We'd find a problem and insert a binary patch. When there wasn't room to patch right on top of the offending code we'd stuff in a JMP to some unused memory, fill that with the right binary, and JMP back. It was critical to carefully mark up the listings with the patches so a later re-edit could correct the sources. These patches we done by entering instructions in hex (via the monitor over the TTY) or binary (via the front-panel switches). Intel provided nice pocket reference cards containing all of the hex codes for the instructions, but after a while we knew pretty much all by heart.
Due to the three-day rebuild time we fixed the source tapes around once a month. Every night we'd punch the current binary image from RAM and reload that in the morning. And we'd punch more binaries throughout the day as crashes sometimes obliterated RAM.
Later, we added built-in calibration code that used an iterative multiple linear regression. If after 20 minutes the regression wouldn't converge the code stopped and displayed "HELP" on the instrument's 7-segment LEDs.
We sold a lot of those products, but they became obsolete. Some years went by when a white-faced technician came into my office. One had failed in the field and he was fixing it. He told me "I don't know what I did, but the device is blinking HELP HELP at me!" That diagnostic had been long-forgotten.
As Steve and Max point out in their articles, this field is ever moving on, and in 1975 we built an entirely new version with an 8080 CPU. This part was introduced at $360 each ($1700 today). That was almost half a buck (today's dollars) per each transistor in the thing. Today you can buy a 32 MCU with gobs of memory and I/O for the price of one of those transistors.
For development systems we bought two MITS Altair machines. The Altair revolutionized computing as it was offered, without memory, at $400 in kit form, not much more than the price of the CPU chip. Thousands were sold, and a couple of teenagers made a few bucks when they created a BASIC for it, launching Microsoft.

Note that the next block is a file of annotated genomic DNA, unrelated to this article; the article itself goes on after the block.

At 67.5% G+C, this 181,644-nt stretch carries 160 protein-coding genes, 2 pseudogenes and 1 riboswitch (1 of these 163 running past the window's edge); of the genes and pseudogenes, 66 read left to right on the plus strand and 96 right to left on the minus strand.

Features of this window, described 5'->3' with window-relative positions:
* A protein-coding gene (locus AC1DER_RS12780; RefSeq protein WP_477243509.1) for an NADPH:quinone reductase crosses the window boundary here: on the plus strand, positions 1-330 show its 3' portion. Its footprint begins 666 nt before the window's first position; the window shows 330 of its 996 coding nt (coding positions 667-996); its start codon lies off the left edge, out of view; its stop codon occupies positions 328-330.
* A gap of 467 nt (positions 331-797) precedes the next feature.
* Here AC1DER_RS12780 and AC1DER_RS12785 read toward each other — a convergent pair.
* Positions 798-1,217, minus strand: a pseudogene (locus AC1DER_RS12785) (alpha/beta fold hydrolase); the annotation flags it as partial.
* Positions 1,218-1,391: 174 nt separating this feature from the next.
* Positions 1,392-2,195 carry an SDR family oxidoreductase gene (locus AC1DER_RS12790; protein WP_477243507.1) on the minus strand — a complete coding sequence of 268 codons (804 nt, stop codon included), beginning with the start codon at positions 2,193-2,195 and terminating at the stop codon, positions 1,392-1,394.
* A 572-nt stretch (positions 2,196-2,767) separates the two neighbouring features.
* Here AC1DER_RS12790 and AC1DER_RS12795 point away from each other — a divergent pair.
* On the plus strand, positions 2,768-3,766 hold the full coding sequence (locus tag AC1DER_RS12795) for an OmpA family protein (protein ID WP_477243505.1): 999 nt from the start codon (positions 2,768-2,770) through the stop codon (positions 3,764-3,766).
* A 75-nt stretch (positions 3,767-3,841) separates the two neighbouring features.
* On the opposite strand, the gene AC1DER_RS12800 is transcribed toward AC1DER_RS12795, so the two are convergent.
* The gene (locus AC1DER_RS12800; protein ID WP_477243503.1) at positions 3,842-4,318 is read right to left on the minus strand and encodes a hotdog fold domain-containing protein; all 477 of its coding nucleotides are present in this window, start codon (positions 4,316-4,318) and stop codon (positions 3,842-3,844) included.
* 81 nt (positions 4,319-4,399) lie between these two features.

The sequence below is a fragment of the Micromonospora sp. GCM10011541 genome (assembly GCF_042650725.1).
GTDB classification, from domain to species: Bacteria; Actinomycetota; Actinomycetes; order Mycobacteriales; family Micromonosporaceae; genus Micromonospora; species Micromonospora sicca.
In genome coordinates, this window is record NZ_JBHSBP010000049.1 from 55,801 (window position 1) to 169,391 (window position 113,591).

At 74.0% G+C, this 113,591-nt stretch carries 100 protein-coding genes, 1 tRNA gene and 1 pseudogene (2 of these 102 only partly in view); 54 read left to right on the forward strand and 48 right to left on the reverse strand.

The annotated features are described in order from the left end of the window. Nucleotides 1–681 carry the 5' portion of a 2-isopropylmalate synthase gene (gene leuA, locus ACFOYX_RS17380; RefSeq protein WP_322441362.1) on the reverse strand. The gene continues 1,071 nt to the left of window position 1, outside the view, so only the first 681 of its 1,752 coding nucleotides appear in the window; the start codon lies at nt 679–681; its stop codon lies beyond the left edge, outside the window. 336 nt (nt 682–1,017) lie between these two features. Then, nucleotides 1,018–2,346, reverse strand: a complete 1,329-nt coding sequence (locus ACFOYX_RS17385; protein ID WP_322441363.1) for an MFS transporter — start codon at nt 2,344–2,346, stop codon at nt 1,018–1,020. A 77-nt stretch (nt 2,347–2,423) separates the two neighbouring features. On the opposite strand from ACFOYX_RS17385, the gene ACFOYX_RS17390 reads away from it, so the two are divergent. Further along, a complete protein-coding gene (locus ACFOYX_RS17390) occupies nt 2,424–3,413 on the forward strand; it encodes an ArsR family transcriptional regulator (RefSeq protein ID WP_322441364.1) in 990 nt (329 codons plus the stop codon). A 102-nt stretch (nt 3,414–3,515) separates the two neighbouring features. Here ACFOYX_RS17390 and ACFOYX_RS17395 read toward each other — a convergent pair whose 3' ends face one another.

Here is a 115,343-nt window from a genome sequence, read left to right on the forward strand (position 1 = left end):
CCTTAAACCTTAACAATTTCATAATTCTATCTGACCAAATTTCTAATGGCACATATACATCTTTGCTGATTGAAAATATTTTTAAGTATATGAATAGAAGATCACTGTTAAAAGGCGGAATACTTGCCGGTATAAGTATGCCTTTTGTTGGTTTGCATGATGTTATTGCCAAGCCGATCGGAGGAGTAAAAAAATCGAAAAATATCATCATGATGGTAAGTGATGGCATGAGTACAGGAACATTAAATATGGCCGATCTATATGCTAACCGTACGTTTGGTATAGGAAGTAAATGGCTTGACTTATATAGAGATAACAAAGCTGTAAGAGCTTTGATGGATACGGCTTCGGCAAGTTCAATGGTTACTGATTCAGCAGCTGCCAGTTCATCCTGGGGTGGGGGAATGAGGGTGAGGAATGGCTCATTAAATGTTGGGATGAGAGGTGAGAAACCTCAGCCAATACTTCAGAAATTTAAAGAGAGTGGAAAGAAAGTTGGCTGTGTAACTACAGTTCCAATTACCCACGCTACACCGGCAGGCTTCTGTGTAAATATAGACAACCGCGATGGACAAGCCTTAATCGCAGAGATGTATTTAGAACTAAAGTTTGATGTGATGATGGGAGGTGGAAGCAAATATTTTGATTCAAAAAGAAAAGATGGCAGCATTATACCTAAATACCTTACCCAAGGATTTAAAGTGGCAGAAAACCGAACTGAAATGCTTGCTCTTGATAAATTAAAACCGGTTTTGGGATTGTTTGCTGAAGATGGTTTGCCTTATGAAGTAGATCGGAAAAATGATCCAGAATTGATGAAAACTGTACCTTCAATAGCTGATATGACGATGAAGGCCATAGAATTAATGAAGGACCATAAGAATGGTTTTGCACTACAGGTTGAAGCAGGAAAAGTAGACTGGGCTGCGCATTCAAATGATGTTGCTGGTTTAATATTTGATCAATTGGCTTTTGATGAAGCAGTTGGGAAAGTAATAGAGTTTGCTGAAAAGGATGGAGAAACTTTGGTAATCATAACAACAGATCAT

But those Altairs were awful machines. Admittedly, we did gets some of the early units and no doubt quality improved later, but with two we could barely keep one running. The DRAM cards (all RAM was in this machine was DRAM) were poorly designed and unreliable. In fact, DRAM poisoned itself! After months of work, the memory vendor discovered that the chip packaging materials emitted alpha particles that flipped stored bits.
For a time, we used the same sort of development strategy as for the 8008: we coupled the instrument's bus to the Altair's. Upgrading to a high-speed paper tape reader (though still hobbled by the TTY's slow punch) helped. But the Altairs' poor reliability hampered our efforts.
At this time Intel came out with their MDS-800 "blue box." Neotec was cash-strapped but somehow my boss acquiesced to my incessant pleadings and we bought one, for $20k, or about $100k today. The pressure at that company was inhuman, and he responded poorly, stamping around the building and yelling a lot... and then, one day after a mysterious week away, he mellowed to the point of near somnambulance. We later found his shrink had medicated him which greatly improved our lives. I think it was during one of these periods I got the go-ahead to order the thing, which says something about the value of drugs.